I have always had an answer, for why I want to be a teacher, but I have never considered the why behind teaching English and literature. I mean, I know that I want to to teach English, as I have a passion for reading and writing. But why?
I absolutely love the simplicity of an organized lunch menu as well as one with variety so I do not get bored. So I created 15 different Bento Box varieties for me and my family to rotate every three weeks
Character, a dual purpose conceptual unit addressing student abilities to analyze characters of a novel; as well as, build their own individual characters. The first year of middle school, is an appropriate time to discover each of these skills; developing a greater understanding of the literary concept of character and creating a deeper understanding of one’s own self. Peter Smagorinsky states in his book entitled, Teaching English by Design, “Literature often deals with common human experiences about the pressures, changes, dilemmas, aspirations, conflicts … that make growing up such a challenge” (p. 141). I believe, joining these two concepts of character together allows us to see a purpose in reading literature and allowing it to shape our self, family, community, and/or world. In my experience, I have found that choosing kindness, in middle school or in the real world, is not always a first choice. This conceptual unit, will develop an understanding of what kindness is and how it can become the first choice in any given situation. R.J. Palacio writes, “If every person in this room made it a rule that wherever you are, whenever you can, you will try to act a little kinder than is necessary - the world really would be a better place (2012).”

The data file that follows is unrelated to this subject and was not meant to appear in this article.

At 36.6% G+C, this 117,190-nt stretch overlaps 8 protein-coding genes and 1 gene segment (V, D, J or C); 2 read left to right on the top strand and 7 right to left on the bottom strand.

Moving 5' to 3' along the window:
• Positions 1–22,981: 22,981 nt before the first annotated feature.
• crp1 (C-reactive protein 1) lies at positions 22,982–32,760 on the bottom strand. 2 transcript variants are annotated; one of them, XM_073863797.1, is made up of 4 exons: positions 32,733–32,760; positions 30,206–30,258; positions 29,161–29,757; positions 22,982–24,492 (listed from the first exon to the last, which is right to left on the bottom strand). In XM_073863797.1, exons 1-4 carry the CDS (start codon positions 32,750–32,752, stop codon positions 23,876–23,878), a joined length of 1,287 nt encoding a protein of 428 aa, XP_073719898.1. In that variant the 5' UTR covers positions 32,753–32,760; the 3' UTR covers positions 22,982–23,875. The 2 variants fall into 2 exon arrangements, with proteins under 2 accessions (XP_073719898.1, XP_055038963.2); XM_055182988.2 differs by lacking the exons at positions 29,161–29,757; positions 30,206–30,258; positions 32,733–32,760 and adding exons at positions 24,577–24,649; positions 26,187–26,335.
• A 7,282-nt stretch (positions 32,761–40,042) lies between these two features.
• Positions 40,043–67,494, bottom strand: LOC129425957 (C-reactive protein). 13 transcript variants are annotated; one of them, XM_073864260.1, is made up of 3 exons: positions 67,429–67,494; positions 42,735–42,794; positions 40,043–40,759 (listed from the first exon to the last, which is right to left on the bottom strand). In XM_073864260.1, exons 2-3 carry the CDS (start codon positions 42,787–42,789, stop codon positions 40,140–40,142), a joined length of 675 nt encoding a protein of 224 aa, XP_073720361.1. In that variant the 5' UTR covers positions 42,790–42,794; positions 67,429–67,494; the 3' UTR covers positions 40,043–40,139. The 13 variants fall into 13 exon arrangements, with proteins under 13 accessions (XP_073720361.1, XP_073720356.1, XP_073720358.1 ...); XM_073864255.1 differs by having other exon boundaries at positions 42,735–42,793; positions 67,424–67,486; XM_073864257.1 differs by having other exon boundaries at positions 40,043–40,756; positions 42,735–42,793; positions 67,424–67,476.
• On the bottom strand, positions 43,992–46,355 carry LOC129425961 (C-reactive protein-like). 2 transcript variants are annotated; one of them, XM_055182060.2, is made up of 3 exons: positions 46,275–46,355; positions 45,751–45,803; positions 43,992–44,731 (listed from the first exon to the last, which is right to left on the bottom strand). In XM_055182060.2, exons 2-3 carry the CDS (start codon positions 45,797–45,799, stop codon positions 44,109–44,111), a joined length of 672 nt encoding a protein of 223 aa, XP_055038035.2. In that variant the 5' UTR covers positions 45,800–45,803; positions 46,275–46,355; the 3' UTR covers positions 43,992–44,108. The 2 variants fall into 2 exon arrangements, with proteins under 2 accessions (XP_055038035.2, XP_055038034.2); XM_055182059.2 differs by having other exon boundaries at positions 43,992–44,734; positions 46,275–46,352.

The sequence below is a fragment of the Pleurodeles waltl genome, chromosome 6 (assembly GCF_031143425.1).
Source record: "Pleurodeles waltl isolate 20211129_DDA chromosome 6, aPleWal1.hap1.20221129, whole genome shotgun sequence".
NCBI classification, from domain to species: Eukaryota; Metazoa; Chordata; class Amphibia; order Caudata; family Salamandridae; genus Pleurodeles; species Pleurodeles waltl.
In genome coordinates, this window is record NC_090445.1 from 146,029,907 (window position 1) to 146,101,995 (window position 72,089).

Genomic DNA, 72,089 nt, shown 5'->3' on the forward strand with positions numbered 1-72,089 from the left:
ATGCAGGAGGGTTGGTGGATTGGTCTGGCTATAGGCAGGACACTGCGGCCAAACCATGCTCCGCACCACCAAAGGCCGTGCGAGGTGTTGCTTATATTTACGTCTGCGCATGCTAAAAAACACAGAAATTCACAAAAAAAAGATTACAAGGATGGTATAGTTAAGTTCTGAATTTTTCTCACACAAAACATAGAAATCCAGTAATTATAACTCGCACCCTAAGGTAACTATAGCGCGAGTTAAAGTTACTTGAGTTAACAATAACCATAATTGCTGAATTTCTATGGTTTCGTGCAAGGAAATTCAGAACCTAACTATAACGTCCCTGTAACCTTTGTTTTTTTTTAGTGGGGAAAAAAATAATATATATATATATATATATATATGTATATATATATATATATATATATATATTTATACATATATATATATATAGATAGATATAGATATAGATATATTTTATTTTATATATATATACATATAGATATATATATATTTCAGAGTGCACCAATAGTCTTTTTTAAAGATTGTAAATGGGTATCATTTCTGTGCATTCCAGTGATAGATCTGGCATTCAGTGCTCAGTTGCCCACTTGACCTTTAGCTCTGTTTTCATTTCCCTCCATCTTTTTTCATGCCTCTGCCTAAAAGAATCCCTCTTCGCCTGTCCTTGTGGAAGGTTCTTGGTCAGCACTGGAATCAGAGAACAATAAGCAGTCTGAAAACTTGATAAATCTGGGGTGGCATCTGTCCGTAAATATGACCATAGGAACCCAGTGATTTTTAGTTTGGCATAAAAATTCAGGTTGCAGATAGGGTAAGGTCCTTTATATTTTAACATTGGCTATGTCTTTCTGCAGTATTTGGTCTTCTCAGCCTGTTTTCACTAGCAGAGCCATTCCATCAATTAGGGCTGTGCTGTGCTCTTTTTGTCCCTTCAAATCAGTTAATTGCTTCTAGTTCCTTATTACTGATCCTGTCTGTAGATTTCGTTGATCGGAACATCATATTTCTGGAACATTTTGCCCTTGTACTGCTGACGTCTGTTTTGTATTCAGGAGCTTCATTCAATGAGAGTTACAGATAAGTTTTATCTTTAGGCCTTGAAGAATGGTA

Pernille Ripp states in Passionate Readers, "We must take responsibility for the year that we have with our students... to inspire the love of reading." No pressure, right? But, the responsibility of pursing any act of teaching seems impossible if you think about it. We must remember that this "change (or maintenance) of a reading life starts with us but ends with them" (Ripp). We can only do so much but we must DO SOMETHING.
The key moments that stick out at the end of the school day are teachable moments and ought to be taken note of. When doing research for my student teaching placement, I found an article entitled, Reflective Teaching the author of Fairy Dust Teaching shares insight into the reflective practice and provides a free daily reflection sheet. The sheet includes several questions to gather your thoughts about the daily activities and as you write about them in a way that would assist you in becoming the best teacher you can be.